9 thoughts on “Many transgender people regret sex change operations

  1. Thanks so much for posting. It’s sad that this point of view is being hushed up. People should really have opposing viewpoints when making such a drastic decision. So interesting that those who advocate sex change would want people to choose that without full info. I have to wonder why this agenda is pushed on people.

  2. Transgender surgery is hardly the only phenomenon where a fair number of people make a momentous, difficult-to-reverse decision only to discover that the grass is no greener on the other side of the fence.

  3. This post comes at an interesting time. I have recently been brought to explore the issues of gender identity, transgenderism, and intersex conditions more closely. One part of my exploration has been the ways in which various religious traditions conceptualize and explain these phenomena.

    So, I don’t find this article particularly objective, accurate, or helpful. There are points where the evidence cited contradicts the primary thesis, which I take to be not so much that many individuals later regret sex change surgeries, but that the existence of this regret is somehow covered up. As a Mental Health Counselor who works with transgender individuals, I don’t find this claim of cover-up credible. There is significant information about regret available in the professional literature and in the Standards of Care provided by WPATH. In fact, a major purpose of those standards of care is to reduce the likelihood of such regret, not by convincing the individual that surgery is necessary or good, but by ensuring that they understand it it not the only option to reduce distress and encouraging them to explore other less-permanent options prior to considering such procedures.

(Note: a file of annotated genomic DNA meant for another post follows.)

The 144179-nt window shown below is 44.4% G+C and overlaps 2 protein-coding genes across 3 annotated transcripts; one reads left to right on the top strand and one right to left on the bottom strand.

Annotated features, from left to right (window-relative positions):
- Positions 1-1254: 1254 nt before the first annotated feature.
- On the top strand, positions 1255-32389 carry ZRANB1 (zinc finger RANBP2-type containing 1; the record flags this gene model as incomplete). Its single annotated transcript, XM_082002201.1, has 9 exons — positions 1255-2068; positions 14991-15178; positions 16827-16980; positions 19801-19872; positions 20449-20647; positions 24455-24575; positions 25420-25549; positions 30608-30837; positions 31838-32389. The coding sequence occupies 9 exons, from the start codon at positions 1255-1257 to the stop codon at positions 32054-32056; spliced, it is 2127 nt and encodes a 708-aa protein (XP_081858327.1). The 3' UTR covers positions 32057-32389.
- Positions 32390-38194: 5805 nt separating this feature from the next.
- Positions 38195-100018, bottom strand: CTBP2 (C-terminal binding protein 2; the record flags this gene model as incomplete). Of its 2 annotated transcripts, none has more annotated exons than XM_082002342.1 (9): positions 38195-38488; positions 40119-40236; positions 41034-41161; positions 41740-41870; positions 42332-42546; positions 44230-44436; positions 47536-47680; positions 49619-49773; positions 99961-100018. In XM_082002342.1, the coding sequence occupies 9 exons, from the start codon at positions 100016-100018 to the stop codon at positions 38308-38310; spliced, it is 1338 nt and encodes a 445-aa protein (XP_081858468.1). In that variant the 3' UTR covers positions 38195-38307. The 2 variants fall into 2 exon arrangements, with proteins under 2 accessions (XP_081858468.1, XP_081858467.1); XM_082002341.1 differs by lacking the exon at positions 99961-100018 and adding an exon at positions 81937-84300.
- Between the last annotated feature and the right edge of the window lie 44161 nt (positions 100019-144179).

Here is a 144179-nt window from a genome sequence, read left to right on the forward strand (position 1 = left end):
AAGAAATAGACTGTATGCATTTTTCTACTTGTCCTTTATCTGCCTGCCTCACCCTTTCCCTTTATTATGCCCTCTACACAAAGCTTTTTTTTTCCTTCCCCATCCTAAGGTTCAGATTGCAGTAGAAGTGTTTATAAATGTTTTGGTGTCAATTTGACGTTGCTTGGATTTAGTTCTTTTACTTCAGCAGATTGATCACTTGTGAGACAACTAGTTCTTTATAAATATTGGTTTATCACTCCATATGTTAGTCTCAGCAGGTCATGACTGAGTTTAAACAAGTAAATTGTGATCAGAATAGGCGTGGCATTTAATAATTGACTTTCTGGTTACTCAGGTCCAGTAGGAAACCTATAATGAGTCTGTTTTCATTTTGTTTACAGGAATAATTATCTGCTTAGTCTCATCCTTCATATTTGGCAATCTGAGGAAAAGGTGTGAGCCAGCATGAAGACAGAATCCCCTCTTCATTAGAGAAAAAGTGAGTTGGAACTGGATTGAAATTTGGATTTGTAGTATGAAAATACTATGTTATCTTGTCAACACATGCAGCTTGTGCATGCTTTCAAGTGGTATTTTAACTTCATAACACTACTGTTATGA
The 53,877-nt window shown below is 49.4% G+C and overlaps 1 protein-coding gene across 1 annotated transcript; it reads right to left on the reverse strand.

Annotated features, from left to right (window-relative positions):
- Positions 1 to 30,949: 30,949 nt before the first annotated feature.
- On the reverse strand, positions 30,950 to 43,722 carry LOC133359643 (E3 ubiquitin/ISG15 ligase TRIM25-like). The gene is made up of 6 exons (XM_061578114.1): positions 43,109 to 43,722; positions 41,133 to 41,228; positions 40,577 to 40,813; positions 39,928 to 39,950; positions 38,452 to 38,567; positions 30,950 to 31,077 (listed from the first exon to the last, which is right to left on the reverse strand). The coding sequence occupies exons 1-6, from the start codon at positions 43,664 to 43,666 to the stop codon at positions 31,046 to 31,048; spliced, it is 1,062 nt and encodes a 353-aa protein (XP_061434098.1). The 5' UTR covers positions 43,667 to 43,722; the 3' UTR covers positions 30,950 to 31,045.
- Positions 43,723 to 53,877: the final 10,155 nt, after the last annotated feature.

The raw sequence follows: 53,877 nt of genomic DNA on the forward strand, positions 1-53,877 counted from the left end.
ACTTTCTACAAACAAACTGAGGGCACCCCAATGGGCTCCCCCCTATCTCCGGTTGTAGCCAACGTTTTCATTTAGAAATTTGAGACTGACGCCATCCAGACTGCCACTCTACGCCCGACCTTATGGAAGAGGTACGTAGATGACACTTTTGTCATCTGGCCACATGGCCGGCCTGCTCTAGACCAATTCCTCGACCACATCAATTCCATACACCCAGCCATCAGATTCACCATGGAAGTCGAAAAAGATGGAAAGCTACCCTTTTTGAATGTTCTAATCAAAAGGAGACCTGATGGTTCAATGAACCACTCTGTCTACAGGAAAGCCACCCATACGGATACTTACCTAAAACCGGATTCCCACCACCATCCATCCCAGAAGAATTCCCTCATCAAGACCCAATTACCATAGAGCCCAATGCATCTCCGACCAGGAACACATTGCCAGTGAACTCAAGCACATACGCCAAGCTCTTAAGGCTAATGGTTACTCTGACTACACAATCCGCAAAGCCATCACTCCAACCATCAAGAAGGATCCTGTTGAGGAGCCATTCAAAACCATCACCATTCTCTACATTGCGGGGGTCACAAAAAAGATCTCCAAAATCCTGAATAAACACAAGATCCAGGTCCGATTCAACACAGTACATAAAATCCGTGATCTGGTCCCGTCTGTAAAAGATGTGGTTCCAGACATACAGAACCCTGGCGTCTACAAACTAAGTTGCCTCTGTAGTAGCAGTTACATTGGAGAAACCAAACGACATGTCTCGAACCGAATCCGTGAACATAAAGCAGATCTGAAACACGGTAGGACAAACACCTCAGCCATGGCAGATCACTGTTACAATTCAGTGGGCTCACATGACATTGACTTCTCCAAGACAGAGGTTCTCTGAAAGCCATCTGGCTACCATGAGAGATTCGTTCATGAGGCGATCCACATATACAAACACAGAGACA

Finally, regarding the helpfulness of the article: Several comments in the article seem to support a view that transgenderism is not a real condition. In this view, distress from Gender Dysphoria, or the feeling of being a gender not congruent with assigned sex, can simply be dismissed. In my experience, the conservative Christian position on Transgenderism (i.e. that biological sex is determined by God in an infallible process) is not consistent with the position of the LDS Church. While “The Family: A Proclamation to the World” contains an affirmation that gender is an essential characteristic of mortal and eternal identity, it does not further spell out the implications of this statement. In contrast to the definitive authority often claimed in other religious traditions, the Church and it’s leaders have been very quiet on the issue of transgender and intersex conditions. Church leaders are instructed to counsel members against elective transsexual operations. Beyond this guidance, no other official statements or positions have been offered.